Try this one way to say “no” that’s scientifically proven to be more effective

The start of a new year is often associated with a number of tasks, meetings, and important decisions for business owners. Perhaps you’re considering hiring someone new, or trying some new marketing opportunities?

Whatever it is, the plate of an SME owner is always full, and making it fuller by agreeing to extra lunches or afterwork drinks may lead to work stacking up and stress taking over.

But saying no to various activities can leave a feeling of guilt, or make you come across as the office curmudgeon. But what if there was a better way to say no?

According to researchers from Boston College and the University of Houston there is. And it involves swapping the word “can’t” to “don’t”.

Read more: Five tips for negotiating

The study, published in the Journal of Consumer Research back in 2012, took two groups of people and directed them to exercise 10 days in a row, telling one group to say they can’t miss a day of exercise, and the other to say they don’t miss a day. At the end of the study, the group told to say “they can’t”, exercised for one day, while the group told to say “they don’t” exercised for eight days out of 10.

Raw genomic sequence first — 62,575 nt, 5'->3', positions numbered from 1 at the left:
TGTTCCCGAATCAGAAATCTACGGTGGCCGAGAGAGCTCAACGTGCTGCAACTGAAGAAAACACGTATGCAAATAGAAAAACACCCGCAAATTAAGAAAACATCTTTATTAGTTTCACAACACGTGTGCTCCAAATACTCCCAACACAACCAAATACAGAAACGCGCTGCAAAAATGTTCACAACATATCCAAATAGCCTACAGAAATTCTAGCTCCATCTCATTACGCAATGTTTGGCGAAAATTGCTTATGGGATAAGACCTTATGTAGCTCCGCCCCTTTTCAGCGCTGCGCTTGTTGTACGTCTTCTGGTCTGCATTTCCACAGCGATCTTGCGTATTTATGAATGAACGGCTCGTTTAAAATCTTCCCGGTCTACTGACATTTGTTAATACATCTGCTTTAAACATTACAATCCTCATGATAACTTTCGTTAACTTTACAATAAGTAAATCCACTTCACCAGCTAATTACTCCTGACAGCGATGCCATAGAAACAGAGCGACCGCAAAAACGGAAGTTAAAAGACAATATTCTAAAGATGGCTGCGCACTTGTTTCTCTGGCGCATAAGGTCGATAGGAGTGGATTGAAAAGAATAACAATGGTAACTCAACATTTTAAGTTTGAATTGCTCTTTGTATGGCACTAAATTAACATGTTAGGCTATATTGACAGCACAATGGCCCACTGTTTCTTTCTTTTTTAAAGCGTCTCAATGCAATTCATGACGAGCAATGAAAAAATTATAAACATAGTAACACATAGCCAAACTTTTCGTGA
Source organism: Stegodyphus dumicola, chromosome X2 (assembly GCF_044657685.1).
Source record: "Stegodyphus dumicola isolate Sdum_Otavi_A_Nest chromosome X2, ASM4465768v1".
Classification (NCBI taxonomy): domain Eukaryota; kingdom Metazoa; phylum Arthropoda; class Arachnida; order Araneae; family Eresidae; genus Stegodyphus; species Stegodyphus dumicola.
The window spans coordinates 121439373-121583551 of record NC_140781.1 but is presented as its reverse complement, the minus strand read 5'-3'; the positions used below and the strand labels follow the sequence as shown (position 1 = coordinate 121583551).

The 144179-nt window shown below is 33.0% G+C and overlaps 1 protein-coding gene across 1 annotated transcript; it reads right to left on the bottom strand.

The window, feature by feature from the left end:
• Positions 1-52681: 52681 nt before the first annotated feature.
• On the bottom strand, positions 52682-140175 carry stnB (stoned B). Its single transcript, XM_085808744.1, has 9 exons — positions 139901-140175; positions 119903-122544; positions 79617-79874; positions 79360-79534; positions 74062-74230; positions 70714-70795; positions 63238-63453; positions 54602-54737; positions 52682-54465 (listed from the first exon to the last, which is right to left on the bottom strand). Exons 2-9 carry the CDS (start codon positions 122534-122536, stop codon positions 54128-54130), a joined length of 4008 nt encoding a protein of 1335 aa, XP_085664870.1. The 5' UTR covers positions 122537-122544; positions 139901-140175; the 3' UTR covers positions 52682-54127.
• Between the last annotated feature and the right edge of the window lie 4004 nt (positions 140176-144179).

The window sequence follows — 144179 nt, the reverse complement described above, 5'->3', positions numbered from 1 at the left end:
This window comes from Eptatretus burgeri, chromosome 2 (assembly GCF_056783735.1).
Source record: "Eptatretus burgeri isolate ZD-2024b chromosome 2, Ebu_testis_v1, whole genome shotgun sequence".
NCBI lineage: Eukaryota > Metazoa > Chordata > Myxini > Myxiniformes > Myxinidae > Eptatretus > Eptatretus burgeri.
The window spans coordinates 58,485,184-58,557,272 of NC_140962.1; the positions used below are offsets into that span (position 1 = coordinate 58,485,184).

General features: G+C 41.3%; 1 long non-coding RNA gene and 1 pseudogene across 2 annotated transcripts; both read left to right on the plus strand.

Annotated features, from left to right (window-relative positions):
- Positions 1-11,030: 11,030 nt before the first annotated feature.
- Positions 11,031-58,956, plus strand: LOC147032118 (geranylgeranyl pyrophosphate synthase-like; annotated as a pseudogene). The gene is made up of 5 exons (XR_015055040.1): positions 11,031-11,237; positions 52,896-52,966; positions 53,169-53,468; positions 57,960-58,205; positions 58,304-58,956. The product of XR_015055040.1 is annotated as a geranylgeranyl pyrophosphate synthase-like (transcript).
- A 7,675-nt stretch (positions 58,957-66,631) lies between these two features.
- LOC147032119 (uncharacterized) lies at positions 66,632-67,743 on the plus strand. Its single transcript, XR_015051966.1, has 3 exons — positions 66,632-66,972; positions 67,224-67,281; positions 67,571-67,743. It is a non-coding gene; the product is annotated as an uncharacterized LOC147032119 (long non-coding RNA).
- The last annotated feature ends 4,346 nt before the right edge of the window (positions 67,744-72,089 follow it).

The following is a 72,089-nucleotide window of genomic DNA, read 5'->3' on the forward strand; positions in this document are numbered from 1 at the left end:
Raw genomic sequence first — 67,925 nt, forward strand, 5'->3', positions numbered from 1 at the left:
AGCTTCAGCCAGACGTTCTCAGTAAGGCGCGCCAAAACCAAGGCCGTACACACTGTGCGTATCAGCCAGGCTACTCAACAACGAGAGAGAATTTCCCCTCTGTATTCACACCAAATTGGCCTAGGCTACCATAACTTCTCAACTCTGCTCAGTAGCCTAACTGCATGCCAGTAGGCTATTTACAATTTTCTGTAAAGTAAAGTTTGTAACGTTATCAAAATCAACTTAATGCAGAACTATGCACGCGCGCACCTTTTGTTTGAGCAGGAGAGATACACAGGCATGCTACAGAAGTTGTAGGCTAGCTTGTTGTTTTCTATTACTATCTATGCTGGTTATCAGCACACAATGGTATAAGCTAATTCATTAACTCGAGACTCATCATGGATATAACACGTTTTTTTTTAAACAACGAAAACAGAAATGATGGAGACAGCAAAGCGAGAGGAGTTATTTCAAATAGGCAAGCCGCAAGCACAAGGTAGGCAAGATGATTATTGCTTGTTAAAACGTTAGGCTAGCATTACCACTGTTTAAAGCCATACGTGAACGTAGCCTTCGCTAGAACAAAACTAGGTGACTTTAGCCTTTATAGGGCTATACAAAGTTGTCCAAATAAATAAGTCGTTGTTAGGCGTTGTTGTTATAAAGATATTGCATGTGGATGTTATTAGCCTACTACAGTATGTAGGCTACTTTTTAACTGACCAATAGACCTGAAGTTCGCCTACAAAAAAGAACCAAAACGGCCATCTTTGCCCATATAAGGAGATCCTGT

The study found saying “I don’t”, instead of “I can’t” or “no” helped individuals get jobs done and drove goal-directed behaviour. Saying you don’t go for drinks on a Tuesday night is much easier than saying you can’t, and will make you look like less of a Grinch.

Motivational speaker and entrepreneur Mel Robbins told Success Magazine last month that saying no is “one of the most painful things I have to do in my day-to-day life”.

“Whether you’re saying ‘I can’t do it’ to another person, or ‘I can’t do it’ to a piece of cake, there’s room for negotiation,” Robbins says.

“There’s huge power in you not only saying no, but you learning how to say ‘I don’t’ when you say no.”

The theory can also be applied in your everyday life as a motivational tool to get undesirable jobs done, according to the research.

“We argue that a refusal framed to connote a sense of empowerment and control is likely to be effective in self-regulation”, the researchers said.

So give it a try. You can’t do that phone call at 9.00am? Try “I don’t do phone calls before breakfast”.

Watch Robbin’s interview below.

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